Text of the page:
OTTAWA – One of Canada’s most famous former soldiers says the Islamic State in Iraq and Syria cannot be defeated without a strategy to deal with legions of child soldiers being indoctrinated into the violent, extremist cause.
Retired lieutenant-general – and former Liberal senator – Romeo Dallaire recently introduced a program of recruiting veterans to help train local security forces in the world’s hot spots in anti-radicalization techniques and recovery efforts.
His goal is to have at least 200 former soldiers trained and ready to give instruction anywhere in the world and to that end last week received $175,000 in seed money from Wounded Warriors Canada to get a cadre of veterans trained in a pilot program.
But separately, he says, some of the training regime may be adopted as doctrine by the Canadian Army and possibly even delivered on the ground to Kurdish fighters by special forces.
Unlike Africa, where child soldiers have long been an issue, Dallaire says ISIS represents a more insidious problem because of the ruthless tactics the group employs and the fact the children are more isolated from the rest of the world.
A series of reports, including one from the United Nations, say children have been hauling weapons, acting as human shields and even becoming suicide bombers. Videos posted online show them watching beheadings as a part of their training to become jihadis.
The Syrian Observatory for Human Rights said late last year that between January and August 2015, 1,100 children under the age of sixteen were recruited by the Islamic State – something Dallaire says cannot be allowed to continue.
“There is no doubt in my military mind that the sustainment of that conflict is based on the early recruitment and massive use of young people,” said Dallaire, who has been meeting senior members of the Trudeau government, and the country’s top military commander to persuade them to get behind the effort.
The Liberal government’s retooled anti-ISIS strategy last week did not touch on the issue of child soldiers, despite a commitment of hundreds of millions of dollars in humanitarian and development aid.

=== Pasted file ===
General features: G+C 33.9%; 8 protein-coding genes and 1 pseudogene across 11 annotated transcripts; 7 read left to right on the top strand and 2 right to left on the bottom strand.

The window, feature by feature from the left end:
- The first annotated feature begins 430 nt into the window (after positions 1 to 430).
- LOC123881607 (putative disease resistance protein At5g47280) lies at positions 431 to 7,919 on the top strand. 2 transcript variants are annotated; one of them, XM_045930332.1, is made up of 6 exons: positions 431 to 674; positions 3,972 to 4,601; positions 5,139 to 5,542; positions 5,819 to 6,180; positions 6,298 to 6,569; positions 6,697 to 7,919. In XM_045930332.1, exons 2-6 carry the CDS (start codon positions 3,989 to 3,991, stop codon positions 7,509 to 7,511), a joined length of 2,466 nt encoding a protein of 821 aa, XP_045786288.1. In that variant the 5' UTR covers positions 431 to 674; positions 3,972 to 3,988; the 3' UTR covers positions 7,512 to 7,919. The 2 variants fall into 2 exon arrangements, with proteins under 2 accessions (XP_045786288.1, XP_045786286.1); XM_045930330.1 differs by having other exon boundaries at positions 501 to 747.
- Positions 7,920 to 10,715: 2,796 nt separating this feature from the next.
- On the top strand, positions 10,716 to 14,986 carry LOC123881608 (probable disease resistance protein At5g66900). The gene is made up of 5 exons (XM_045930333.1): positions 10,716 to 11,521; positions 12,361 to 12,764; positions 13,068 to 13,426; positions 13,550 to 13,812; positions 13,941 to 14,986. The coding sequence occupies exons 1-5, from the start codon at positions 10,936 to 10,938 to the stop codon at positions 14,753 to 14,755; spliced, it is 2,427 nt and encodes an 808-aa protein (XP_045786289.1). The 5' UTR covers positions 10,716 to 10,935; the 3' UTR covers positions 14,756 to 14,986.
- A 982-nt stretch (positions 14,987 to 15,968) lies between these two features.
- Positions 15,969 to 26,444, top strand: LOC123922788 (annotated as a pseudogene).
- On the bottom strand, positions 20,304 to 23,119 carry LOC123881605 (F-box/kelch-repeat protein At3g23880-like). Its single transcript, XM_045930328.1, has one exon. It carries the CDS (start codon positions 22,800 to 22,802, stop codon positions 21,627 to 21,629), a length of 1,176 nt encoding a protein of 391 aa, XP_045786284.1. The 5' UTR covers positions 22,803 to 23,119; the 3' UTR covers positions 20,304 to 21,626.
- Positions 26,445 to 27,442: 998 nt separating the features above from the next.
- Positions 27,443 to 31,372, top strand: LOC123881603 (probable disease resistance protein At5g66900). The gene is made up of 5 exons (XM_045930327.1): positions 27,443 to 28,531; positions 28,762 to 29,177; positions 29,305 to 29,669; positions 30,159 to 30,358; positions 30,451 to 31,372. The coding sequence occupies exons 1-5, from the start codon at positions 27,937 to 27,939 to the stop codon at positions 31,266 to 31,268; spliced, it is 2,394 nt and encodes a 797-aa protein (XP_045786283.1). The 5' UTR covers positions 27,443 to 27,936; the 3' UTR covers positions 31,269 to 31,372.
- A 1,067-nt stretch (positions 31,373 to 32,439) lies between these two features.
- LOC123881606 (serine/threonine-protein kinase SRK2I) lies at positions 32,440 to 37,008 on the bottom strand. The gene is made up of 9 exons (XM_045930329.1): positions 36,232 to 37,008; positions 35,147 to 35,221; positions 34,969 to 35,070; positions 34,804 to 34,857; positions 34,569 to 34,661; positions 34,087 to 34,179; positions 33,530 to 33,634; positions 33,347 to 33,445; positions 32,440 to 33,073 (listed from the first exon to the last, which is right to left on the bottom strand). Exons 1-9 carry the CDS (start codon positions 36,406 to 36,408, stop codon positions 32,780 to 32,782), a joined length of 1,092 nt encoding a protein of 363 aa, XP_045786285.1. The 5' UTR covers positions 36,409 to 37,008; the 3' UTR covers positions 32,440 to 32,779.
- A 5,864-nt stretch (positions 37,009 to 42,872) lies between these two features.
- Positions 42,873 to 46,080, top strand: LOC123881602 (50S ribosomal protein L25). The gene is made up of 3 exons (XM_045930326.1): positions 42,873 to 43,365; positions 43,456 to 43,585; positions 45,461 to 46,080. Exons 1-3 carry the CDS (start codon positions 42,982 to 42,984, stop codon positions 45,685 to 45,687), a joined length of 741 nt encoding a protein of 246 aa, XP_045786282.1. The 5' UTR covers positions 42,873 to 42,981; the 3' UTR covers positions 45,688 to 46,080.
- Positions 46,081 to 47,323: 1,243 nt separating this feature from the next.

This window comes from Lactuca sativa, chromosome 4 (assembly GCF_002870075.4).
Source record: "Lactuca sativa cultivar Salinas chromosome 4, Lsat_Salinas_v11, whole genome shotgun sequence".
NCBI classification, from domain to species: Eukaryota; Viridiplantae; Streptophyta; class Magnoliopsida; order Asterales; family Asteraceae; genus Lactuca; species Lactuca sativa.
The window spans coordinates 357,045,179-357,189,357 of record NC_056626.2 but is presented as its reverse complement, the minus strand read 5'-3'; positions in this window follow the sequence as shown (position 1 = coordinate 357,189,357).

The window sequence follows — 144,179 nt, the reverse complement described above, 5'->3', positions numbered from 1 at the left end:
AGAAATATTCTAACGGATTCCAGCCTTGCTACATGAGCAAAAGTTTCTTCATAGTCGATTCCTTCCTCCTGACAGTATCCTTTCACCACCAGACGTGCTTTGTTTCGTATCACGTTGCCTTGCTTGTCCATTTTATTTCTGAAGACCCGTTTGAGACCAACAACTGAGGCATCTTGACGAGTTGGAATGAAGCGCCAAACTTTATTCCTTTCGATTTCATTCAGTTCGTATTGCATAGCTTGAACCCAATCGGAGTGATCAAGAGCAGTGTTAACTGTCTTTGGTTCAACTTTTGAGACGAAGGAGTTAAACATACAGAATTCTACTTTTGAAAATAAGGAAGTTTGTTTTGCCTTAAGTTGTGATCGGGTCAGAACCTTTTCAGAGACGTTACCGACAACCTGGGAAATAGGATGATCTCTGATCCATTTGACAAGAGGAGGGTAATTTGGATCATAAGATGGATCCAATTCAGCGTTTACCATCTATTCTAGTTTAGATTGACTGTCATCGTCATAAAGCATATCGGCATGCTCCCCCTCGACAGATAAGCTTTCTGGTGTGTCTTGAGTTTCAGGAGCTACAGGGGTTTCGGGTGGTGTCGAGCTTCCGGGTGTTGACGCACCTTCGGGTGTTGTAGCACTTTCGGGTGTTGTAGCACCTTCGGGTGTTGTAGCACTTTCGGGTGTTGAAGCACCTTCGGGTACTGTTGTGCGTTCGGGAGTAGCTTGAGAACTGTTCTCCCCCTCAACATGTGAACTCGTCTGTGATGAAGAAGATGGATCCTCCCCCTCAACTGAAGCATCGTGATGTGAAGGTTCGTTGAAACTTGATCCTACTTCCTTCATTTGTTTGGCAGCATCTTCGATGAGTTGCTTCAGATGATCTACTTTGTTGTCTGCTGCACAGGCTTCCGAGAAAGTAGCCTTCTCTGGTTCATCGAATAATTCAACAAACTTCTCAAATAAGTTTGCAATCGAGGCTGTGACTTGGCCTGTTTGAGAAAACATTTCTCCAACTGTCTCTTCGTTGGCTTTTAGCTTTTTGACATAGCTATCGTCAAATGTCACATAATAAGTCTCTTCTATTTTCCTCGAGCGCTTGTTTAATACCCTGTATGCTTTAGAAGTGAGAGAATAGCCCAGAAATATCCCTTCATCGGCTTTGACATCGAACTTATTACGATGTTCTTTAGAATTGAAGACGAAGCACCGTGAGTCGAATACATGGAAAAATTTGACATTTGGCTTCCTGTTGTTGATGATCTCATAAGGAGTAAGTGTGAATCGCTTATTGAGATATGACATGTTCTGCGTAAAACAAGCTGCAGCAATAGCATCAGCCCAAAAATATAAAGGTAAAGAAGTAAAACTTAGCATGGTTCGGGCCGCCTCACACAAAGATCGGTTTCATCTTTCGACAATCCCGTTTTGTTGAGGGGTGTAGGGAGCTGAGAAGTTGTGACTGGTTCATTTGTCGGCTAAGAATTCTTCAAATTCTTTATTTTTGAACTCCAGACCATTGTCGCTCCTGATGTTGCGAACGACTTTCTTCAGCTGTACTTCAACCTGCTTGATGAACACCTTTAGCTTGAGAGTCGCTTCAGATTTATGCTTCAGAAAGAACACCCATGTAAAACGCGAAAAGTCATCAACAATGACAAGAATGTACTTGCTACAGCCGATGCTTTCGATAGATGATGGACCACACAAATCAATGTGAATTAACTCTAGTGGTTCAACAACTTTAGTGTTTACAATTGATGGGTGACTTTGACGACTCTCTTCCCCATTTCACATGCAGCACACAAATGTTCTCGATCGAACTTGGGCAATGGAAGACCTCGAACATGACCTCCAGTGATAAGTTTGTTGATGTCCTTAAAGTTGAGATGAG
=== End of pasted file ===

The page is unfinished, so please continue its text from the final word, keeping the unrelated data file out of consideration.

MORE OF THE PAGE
Dallaire met officials at the White House and elsewhere last week in Washington, where the perception of the issue is evolving.
“The Americans are concerned because they have now finally captured the fact that child soldiers – and the use of children – in these conflicts is far more than a humanitarian problem,” he said. “It is far more than a social-economic problem. It is a threat, and that is starting to sink in.”
Since leaving the Senate, Dallaire, who encountered child soldiers in his ill-fated 1994 Rwanda peacekeeping mission, has focused on the issue through The Romeo Dallaire Child Soldier Initiative. His group estimates that 250,000 children have forced to fight in armed conflicts around the world.
He said he hopes Veterans Affairs will see the wisdom of further supporting the training program for ex-soldiers, which he describes as training the trainers.
It will give veterans a renewed sense of purpose and put to use some of the skills they’ve learned over a lifetime in uniform, he added.
Some of the instruction ex-soldiers can give to local security forces involves getting into classrooms in at-risk countries and preventing radicalization in the first place.
Women, Dallaire says, have an important role to play in the programs because in Muslim countries they are often the only ones who can talk with the mothers of child soldiers. They even have a role in disarming the young people, because research shows boys respond more positively to a female influence.